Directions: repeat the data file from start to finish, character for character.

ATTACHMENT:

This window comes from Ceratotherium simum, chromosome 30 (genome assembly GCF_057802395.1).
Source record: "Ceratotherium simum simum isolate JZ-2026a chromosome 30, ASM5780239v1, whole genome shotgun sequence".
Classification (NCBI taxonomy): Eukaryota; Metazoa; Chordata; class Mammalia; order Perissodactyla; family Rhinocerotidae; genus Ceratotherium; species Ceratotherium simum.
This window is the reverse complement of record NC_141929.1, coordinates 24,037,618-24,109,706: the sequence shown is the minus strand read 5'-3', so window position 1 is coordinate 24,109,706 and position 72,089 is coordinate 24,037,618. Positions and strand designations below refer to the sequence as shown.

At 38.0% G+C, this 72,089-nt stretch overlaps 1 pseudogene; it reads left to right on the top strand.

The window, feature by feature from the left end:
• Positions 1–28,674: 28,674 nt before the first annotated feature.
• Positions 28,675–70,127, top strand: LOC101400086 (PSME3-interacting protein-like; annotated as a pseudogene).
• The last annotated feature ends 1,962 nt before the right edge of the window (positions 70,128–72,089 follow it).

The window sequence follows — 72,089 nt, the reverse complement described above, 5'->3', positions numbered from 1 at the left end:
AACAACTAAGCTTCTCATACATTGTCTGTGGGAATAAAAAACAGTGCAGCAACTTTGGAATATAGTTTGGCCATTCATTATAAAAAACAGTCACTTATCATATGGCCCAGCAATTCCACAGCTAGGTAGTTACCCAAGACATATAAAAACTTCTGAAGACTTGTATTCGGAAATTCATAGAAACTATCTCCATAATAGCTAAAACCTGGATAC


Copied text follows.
This window comes from Ceratotherium simum, chromosome 30 (genome assembly GCF_057802395.1).
Source record: "Ceratotherium simum simum isolate JZ-2026a chromosome 30, ASM5780239v1, whole genome shotgun sequence".
Classification (NCBI taxonomy): Eukaryota; Metazoa; Chordata; class Mammalia; order Perissodactyla; family Rhinocerotidae; genus Ceratotherium; species Ceratotherium simum.
This window is the reverse complement of record NC_141929.1, coordinates 24,037,618-24,109,706: the sequence shown is the minus strand read 5'-3', so window position 1 is coordinate 24,109,706 and position 72,089 is coordinate 24,037,618. Positions and strand designations below refer to the sequence as shown.

At 38.0% G+C, this 72,089-nt stretch overlaps 1 pseudogene; it reads left to right on the top strand.

The window, feature by feature from the left end:
• Positions 1–28,674: 28,674 nt before the first annotated feature.
• Positions 28,675–70,127, top strand: LOC101400086 (PSME3-interacting protein-like; annotated as a pseudogene).
• The last annotated feature ends 1,962 nt before the right edge of the window (positions 70,128–72,089 follow it).

The window sequence follows — 72,089 nt, the reverse complement described above, 5'->3', positions numbered from 1 at the left end:
AACAACTAAGCTTCTCATACATTGTCTGTGGGAATAAAAAACAGTGCAGCAACTTTGGAATATAGTTTGGCCATTCATTATAAAAAACAGTCACTTATCATATGGCCCAGCAATTCCACAGCTAGGTAGTTACCCAAGACATATAAAAACTTCTGAAGACTTGTATTCGGAAATTCATAGAAACTATCTCCATAATAGCTAAAACCTGGATAC